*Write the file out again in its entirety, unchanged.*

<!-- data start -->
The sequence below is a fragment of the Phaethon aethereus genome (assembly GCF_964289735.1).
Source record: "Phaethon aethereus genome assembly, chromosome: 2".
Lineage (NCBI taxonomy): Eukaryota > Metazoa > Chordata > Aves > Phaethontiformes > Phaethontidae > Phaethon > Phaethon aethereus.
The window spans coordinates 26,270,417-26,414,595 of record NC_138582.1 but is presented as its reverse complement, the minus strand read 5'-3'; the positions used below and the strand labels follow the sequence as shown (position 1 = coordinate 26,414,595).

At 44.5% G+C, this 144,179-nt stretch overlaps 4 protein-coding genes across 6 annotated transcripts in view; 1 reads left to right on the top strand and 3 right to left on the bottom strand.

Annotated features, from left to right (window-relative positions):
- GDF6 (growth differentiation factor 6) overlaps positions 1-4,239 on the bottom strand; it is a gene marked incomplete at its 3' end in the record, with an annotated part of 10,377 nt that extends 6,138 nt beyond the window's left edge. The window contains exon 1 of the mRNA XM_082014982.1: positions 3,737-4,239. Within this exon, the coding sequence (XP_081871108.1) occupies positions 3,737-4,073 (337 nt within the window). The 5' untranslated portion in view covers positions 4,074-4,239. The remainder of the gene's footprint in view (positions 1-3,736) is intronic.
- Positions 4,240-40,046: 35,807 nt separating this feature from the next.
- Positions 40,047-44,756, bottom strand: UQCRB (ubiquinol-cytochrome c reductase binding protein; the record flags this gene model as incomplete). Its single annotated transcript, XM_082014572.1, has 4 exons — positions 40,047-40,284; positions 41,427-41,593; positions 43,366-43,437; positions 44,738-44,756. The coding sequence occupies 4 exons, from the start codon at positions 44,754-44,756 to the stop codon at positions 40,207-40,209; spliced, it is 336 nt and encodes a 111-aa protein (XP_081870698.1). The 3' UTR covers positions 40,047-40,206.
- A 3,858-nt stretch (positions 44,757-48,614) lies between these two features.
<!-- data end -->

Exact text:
The sequence below is a fragment of the Phaethon aethereus genome (assembly GCF_964289735.1).
Source record: "Phaethon aethereus genome assembly, chromosome: 2".
Lineage (NCBI taxonomy): Eukaryota > Metazoa > Chordata > Aves > Phaethontiformes > Phaethontidae > Phaethon > Phaethon aethereus.
The window spans coordinates 26,270,417-26,414,595 of record NC_138582.1 but is presented as its reverse complement, the minus strand read 5'-3'; the positions used below and the strand labels follow the sequence as shown (position 1 = coordinate 26,414,595).

At 44.5% G+C, this 144,179-nt stretch overlaps 4 protein-coding genes across 6 annotated transcripts in view; 1 reads left to right on the top strand and 3 right to left on the bottom strand.

Annotated features, from left to right (window-relative positions):
- GDF6 (growth differentiation factor 6) overlaps positions 1-4,239 on the bottom strand; it is a gene marked incomplete at its 3' end in the record, with an annotated part of 10,377 nt that extends 6,138 nt beyond the window's left edge. The window contains exon 1 of the mRNA XM_082014982.1: positions 3,737-4,239. Within this exon, the coding sequence (XP_081871108.1) occupies positions 3,737-4,073 (337 nt within the window). The 5' untranslated portion in view covers positions 4,074-4,239. The remainder of the gene's footprint in view (positions 1-3,736) is intronic.
- Positions 4,240-40,046: 35,807 nt separating this feature from the next.
- Positions 40,047-44,756, bottom strand: UQCRB (ubiquinol-cytochrome c reductase binding protein; the record flags this gene model as incomplete). Its single annotated transcript, XM_082014572.1, has 4 exons — positions 40,047-40,284; positions 41,427-41,593; positions 43,366-43,437; positions 44,738-44,756. The coding sequence occupies 4 exons, from the start codon at positions 44,754-44,756 to the stop codon at positions 40,207-40,209; spliced, it is 336 nt and encodes a 111-aa protein (XP_081870698.1). The 3' UTR covers positions 40,047-40,206.
- A 3,858-nt stretch (positions 44,757-48,614) lies between these two features.